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Five factors likely to impact Irish M&A activity this year

High valuations and availability of funding to drive acquisitions


"We currently have as favourable an environment as I've ever seen from a funding point of view, from banks, specialist debt funds and the private equity community, so there are plenty of options," says Liam Booth of Investec. "That there was a need for new options was borne out by the financial crisis and the NTMA [National Treasury Management Agency] and ISIF [Ireland Strategic Investment Fund] should take credit for having stimulated that market. Enterprise Ireland has done quite a lot to back earlier-stage VC firms as well, so various arms of the State have been very good at creating this environment. It creates a backdrop of confidence for future M&A activity in 2018."


“Valuations are high and there is a lot of private-equity interest, from both domestic and international funds,” says Eamonn Hayes, managing director of Capnua. “Previously, much of what we were seeing was purchasers buying distressed businesses. It was simply by virtue of where we were at economically. But what we are seeing now is the purchase of healthy, growth-oriented businesses by private equity firms such as Carlyle Cardinal Ireland MML. Mid-market private equity firms from the UK are in Ireland looking at stuff on a regular basis too. And where historically there would have been a lack of familiarity with private equity here, that is changing. The more deals that take place, the more curious business owners are becoming about it as an option.”



"Confidence is key and at the moment market sentiment in Ireland and internationally is very strong," says Nicholas O'Gorman, director of Davy Corporate Finance. "If you were thinking of coming to market, the timing is very favourable in that we have had a number of years' growth and strong economic activity. That's good because, to make a sale, you have to leave something behind for the next guy and the medium-term outlook is strong. If you were ever considering selling, now would be a good time to do it. A lot of people have learned lessons from the last time around. They realise that waiting until an economic collapse is not the way to go."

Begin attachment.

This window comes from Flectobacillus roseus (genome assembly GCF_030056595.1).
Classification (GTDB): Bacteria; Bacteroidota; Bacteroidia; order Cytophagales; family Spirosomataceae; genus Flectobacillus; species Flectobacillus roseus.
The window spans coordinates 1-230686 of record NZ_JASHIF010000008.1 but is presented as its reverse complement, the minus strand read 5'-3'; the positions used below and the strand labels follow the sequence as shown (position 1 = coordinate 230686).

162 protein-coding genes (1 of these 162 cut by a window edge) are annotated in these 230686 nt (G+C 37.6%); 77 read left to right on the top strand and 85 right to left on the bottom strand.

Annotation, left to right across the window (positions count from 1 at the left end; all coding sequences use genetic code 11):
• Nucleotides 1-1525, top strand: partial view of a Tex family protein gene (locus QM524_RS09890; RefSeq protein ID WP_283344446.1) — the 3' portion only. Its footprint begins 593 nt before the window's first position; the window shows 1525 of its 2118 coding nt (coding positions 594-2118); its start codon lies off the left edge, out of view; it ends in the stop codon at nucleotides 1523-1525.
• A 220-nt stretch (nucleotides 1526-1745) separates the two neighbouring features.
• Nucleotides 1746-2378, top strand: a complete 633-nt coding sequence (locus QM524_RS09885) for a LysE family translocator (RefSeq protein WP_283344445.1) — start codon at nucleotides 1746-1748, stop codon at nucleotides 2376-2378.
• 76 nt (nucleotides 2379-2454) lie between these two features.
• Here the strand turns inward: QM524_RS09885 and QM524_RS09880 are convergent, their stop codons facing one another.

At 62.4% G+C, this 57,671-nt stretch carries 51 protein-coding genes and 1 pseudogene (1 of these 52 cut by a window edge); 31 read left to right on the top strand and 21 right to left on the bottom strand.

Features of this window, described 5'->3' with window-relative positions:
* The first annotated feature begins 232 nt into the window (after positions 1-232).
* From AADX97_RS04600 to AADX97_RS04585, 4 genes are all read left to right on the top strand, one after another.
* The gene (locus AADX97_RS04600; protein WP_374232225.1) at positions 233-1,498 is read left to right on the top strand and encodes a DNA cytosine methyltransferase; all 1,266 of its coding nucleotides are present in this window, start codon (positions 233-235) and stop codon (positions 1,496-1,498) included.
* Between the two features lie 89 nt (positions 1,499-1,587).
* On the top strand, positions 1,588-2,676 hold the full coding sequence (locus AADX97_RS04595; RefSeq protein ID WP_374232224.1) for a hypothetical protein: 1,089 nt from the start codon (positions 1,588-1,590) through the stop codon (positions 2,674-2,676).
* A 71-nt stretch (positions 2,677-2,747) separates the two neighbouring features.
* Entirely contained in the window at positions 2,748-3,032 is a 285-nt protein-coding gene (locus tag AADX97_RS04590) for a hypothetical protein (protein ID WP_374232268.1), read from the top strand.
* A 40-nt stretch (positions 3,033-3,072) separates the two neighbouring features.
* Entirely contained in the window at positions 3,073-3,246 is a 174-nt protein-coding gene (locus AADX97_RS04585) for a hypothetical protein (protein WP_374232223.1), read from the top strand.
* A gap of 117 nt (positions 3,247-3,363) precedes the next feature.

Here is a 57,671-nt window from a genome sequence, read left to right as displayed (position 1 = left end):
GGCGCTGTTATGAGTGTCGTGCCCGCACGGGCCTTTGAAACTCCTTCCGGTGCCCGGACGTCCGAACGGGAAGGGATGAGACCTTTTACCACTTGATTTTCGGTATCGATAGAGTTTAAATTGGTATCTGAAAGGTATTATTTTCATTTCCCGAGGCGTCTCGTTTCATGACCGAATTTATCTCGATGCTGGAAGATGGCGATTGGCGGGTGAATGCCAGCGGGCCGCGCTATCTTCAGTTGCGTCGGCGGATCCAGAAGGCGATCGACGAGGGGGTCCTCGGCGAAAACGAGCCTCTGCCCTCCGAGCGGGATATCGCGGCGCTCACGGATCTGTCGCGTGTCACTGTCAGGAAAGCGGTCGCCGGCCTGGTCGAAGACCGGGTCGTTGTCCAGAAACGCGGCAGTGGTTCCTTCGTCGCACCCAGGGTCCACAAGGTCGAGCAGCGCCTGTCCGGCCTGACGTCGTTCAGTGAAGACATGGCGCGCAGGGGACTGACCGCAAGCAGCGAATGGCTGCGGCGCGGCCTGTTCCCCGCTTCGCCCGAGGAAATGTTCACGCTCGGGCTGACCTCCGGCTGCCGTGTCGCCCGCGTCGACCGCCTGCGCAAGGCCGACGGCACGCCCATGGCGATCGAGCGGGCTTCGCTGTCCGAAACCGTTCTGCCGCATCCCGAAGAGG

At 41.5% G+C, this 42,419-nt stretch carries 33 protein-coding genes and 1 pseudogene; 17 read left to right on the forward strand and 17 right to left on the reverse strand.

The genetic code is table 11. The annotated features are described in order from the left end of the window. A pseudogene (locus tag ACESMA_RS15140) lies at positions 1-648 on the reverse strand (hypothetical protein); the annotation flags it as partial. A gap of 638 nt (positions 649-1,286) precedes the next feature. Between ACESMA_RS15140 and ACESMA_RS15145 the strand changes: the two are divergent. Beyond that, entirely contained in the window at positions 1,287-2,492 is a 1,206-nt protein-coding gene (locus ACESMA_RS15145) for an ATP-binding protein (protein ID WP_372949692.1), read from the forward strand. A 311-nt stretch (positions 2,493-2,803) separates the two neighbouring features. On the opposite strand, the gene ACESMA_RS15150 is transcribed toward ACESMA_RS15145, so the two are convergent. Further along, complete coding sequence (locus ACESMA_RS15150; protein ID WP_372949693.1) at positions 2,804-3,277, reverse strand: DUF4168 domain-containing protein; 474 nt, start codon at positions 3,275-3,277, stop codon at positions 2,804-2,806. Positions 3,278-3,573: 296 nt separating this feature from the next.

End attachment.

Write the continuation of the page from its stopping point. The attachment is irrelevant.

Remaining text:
“It’s now a decade since the financial crisis started. There are business owners who might have lost the opportunity to sell their business during the recession. The passage of a decade will bring more people looking to exit to the fore,” says Eamonn Hayes of Capnua.

"The fact that valuations are high and funding availability is good has brought forward a number of sales and management buy-outs, often from business owners that have held off as a result of the recession. We have seen significant growth in the number of such cases," says Katharine Byrne, partner and head of the BDO Corporate Finance Team.


“There have always been two motivators behind M&A. Either it’s an option to acquire and accelerate your business, or it’s an opportunity to consolidate your market position and to achieve economies of scale. Now, however, a third factor is coming to the fore,” says Liam Booth of Investec.

“More and more industries are being challenged by technology. The threat of disruption is one we heard of more and more in 2017, in some sectors – such as retail – more than in others. The result is that a third factor now driving M&A activity is a defensive one. It’s about the acquisition of a business that has a technology that will enable your business to withstand threats from technology, or the acquisition of a business that has a technology that will provide you with a different route to market.”

Sandra O'Connell

Sandra O'Connell

Sandra O'Connell is a contributor to The Irish Times